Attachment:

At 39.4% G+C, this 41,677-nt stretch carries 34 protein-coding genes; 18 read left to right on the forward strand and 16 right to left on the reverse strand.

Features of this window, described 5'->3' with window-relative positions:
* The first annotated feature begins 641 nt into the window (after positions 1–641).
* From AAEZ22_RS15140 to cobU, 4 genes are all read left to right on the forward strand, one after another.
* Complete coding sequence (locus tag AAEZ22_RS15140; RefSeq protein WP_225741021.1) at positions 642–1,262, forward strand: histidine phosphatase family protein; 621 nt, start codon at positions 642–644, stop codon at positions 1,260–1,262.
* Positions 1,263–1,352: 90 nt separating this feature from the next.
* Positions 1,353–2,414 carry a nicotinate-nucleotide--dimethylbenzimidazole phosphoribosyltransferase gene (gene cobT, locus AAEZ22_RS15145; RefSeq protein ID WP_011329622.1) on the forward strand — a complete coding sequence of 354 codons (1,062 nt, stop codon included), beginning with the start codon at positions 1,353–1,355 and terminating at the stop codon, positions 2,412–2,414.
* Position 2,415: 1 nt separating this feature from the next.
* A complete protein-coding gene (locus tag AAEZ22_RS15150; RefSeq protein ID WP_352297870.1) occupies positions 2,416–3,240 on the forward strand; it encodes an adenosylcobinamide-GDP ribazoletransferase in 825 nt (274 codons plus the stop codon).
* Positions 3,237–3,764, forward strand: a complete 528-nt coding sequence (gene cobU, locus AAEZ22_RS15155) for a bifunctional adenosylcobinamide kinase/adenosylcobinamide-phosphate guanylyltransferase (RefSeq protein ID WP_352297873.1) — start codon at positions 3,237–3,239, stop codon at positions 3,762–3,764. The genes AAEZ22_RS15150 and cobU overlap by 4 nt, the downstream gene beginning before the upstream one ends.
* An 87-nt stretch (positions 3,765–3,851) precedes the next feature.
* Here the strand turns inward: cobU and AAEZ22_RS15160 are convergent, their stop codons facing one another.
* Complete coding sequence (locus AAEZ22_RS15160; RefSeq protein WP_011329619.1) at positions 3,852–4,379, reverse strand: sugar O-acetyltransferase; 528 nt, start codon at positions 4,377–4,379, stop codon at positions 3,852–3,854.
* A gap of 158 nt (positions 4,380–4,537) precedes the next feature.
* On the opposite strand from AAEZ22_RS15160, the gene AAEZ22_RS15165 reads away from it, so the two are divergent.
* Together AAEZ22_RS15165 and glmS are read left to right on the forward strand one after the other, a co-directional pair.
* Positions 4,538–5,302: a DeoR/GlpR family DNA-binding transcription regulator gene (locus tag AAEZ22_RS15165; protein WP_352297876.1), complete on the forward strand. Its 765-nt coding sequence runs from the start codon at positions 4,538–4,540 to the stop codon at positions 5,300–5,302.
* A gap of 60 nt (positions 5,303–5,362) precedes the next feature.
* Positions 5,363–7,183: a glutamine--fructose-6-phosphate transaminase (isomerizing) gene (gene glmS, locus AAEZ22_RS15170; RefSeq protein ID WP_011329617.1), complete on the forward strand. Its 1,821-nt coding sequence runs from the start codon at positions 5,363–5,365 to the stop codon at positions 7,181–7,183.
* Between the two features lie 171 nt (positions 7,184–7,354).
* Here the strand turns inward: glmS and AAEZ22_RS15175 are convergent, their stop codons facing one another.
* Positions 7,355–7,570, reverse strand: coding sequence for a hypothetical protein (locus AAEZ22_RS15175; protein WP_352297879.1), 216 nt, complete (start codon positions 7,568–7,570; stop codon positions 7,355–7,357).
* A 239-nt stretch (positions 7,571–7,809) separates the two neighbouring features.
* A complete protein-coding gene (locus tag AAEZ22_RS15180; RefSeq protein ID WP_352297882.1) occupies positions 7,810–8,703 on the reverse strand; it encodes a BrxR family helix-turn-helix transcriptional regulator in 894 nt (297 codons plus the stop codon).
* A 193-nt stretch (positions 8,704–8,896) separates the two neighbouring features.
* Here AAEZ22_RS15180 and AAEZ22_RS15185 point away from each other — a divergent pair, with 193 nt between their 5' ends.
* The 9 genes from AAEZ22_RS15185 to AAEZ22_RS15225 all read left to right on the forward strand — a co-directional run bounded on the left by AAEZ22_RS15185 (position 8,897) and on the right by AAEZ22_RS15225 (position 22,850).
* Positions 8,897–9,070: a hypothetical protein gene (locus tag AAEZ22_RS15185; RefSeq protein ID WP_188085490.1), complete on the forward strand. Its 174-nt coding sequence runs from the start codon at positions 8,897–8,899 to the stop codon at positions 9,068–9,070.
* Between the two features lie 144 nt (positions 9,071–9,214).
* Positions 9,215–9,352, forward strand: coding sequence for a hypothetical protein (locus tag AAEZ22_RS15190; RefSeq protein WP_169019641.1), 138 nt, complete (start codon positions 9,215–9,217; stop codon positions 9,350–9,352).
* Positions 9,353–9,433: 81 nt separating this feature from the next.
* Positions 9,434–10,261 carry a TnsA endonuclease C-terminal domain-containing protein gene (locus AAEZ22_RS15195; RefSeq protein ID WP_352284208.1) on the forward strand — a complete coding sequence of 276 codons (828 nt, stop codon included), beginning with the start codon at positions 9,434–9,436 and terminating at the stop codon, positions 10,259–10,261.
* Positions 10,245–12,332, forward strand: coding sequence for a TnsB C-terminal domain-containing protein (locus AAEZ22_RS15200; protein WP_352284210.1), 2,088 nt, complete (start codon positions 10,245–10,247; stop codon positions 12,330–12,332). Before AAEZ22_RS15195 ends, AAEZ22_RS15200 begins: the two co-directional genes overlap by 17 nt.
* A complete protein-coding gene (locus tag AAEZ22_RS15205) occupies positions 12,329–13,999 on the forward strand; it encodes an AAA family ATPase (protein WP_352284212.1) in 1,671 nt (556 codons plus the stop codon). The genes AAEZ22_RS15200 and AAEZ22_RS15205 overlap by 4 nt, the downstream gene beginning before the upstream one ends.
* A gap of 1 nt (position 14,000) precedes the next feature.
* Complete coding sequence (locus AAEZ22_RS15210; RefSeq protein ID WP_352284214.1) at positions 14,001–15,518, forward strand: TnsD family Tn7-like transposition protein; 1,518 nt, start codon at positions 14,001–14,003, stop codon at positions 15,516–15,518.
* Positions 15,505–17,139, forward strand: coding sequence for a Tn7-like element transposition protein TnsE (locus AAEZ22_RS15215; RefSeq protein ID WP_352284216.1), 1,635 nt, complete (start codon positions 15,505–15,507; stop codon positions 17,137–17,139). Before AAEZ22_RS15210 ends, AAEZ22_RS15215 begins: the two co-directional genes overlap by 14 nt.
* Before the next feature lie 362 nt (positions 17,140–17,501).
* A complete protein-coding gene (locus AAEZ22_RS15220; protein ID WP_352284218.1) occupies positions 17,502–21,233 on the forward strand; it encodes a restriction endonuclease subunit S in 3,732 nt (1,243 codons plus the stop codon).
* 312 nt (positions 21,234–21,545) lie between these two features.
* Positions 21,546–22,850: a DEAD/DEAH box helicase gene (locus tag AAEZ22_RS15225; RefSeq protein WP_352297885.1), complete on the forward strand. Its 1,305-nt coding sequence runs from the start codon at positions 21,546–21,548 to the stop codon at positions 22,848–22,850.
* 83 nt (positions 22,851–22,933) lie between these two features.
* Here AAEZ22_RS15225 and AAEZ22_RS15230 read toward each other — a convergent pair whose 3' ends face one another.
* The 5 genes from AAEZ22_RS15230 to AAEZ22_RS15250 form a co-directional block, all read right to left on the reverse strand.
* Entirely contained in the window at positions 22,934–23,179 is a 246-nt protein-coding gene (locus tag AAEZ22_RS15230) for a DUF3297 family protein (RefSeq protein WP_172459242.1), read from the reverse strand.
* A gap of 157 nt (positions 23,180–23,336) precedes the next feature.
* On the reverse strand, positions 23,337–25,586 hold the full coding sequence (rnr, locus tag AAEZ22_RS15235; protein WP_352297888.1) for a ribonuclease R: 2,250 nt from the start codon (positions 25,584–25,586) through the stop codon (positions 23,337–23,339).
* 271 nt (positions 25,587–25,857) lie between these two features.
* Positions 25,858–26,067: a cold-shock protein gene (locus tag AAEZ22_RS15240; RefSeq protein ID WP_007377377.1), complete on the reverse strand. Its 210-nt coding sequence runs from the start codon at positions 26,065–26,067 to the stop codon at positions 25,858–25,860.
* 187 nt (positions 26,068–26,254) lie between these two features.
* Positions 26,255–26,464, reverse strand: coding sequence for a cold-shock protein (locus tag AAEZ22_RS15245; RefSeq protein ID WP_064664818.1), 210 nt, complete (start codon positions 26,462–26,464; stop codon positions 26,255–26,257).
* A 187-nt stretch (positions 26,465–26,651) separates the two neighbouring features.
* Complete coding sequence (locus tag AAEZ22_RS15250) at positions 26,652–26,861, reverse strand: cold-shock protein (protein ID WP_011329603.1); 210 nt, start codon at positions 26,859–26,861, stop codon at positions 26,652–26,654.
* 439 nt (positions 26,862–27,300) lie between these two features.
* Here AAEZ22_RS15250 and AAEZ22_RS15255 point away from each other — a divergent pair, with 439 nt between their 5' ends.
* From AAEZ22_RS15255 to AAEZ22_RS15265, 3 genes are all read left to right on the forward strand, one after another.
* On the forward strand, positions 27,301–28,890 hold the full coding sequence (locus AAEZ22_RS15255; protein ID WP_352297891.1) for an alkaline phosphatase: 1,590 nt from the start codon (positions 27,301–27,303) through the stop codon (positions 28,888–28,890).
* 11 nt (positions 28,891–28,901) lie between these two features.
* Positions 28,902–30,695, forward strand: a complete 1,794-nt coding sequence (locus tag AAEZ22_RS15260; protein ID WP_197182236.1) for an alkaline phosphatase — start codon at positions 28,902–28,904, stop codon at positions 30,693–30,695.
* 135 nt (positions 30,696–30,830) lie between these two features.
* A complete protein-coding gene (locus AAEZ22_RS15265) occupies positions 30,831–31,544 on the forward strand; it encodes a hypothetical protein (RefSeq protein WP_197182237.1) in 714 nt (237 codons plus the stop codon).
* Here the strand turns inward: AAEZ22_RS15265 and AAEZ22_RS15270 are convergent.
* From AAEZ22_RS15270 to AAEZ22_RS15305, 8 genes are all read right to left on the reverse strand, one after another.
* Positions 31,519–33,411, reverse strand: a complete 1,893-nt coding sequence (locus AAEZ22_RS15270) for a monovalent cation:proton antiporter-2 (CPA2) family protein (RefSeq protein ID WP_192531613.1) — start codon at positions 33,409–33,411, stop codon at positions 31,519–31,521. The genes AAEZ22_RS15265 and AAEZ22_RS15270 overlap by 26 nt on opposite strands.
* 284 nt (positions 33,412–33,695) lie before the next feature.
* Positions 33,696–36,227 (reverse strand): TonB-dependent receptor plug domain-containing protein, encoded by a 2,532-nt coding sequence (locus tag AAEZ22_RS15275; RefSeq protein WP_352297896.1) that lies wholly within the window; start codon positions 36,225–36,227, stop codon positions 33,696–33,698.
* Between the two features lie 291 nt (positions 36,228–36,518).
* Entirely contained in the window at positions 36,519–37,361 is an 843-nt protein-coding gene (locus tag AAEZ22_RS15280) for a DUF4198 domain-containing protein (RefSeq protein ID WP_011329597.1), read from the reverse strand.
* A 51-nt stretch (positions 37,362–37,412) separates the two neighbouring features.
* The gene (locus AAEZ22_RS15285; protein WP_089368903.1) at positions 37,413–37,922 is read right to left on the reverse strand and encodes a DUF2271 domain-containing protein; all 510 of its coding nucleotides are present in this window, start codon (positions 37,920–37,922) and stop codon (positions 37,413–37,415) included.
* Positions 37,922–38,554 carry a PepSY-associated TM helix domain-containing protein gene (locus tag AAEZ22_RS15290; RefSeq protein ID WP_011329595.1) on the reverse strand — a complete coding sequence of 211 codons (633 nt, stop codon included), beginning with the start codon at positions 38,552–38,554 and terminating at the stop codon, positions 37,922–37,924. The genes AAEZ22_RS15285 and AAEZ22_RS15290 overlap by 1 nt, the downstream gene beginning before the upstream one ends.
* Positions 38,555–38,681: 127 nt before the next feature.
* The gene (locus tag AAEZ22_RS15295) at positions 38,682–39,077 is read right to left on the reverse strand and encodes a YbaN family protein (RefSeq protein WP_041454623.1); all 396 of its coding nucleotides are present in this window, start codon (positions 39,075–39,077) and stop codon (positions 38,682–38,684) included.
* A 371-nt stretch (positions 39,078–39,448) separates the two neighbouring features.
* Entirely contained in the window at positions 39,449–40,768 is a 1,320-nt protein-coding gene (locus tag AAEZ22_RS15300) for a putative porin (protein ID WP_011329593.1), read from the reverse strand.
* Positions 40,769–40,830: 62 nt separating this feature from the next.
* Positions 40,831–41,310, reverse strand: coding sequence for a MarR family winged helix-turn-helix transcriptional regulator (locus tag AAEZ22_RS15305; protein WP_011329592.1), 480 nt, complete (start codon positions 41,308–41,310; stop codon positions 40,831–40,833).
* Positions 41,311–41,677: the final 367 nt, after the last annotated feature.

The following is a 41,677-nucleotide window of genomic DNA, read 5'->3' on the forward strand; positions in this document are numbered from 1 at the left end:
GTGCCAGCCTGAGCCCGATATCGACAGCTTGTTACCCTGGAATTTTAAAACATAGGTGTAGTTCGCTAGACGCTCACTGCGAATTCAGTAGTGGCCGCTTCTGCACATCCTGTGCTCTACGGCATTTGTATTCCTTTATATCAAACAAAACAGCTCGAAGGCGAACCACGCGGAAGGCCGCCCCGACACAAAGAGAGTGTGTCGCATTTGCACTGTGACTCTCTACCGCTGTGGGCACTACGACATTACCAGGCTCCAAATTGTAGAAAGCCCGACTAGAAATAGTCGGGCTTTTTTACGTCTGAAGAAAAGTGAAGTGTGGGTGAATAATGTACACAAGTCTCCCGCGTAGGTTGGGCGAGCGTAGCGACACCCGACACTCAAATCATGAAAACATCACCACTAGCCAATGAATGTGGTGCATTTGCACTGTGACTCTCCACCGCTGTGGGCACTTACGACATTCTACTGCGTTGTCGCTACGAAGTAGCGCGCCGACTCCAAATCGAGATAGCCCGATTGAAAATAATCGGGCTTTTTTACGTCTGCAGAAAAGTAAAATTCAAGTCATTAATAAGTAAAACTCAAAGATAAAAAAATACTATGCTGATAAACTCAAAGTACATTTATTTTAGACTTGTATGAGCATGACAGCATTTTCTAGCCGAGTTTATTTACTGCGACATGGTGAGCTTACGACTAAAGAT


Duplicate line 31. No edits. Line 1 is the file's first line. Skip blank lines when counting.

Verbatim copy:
* Positions 9,353–9,433: 81 nt separating this feature from the next.